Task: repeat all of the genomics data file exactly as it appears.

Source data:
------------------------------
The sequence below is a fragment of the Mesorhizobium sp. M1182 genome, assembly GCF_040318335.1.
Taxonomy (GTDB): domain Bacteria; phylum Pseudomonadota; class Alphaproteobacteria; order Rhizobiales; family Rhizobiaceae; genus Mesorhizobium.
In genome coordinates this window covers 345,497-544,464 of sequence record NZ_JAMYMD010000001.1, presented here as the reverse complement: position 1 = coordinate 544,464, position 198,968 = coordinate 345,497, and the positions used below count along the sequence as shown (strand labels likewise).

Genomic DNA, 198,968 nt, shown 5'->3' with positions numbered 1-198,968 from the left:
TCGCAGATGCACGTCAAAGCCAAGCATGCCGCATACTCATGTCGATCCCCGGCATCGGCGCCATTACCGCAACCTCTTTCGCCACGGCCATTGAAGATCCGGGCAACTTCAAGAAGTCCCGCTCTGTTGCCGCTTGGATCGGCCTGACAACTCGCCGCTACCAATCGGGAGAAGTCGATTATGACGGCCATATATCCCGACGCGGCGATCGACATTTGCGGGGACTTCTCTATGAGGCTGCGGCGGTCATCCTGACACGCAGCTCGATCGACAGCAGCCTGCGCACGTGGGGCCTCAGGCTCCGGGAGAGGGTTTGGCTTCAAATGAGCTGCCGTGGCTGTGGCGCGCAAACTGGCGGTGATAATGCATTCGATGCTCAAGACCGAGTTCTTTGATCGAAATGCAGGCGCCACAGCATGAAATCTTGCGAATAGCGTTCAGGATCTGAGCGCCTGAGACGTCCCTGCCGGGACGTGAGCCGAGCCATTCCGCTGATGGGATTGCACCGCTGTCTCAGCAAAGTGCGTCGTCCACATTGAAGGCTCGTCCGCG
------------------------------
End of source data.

The sequence below is a fragment of the Mesorhizobium sp. M1182 genome, assembly GCF_040318335.1.
Taxonomy (GTDB): domain Bacteria; phylum Pseudomonadota; class Alphaproteobacteria; order Rhizobiales; family Rhizobiaceae; genus Mesorhizobium.
In genome coordinates this window covers 345,497-544,464 of sequence record NZ_JAMYMD010000001.1, presented here as the reverse complement: position 1 = coordinate 544,464, position 198,968 = coordinate 345,497, and the positions used below count along the sequence as shown (strand labels likewise).

Genomic DNA, 198,968 nt, shown 5'->3' with positions numbered 1-198,968 from the left:
TCGCAGATGCACGTCAAAGCCAAGCATGCCGCATACTCATGTCGATCCCCGGCATCGGCGCCATTACCGCAACCTCTTTCGCCACGGCCATTGAAGATCCGGGCAACTTCAAGAAGTCCCGCTCTGTTGCCGCTTGGATCGGCCTGACAACTCGCCGCTACCAATCGGGAGAAGTCGATTATGACGGCCATATATCCCGACGCGGCGATCGACATTTGCGGGGACTTCTCTATGAGGCTGCGGCGGTCATCCTGACACGCAGCTCGATCGACAGCAGCCTGCGCACGTGGGGCCTCAGGCTCCGGGAGAGGGTTTGGCTTCAAATGAGCTGCCGTGGCTGTGGCGCGCAAACTGGCGGTGATAATGCATTCGATGCTCAAGACCGAGTTCTTTGATCGAAATGCAGGCGCCACAGCATGAAATCTTGCGAATAGCGTTCAGGATCTGAGCGCCTGAGACGTCCCTGCCGGGACGTGAGCCGAGCCATTCCGCTGATGGGATTGCACCGCTGTCTCAGCAAAGTGCGTCGTCCACATTGAAGGCTCGTCCGCG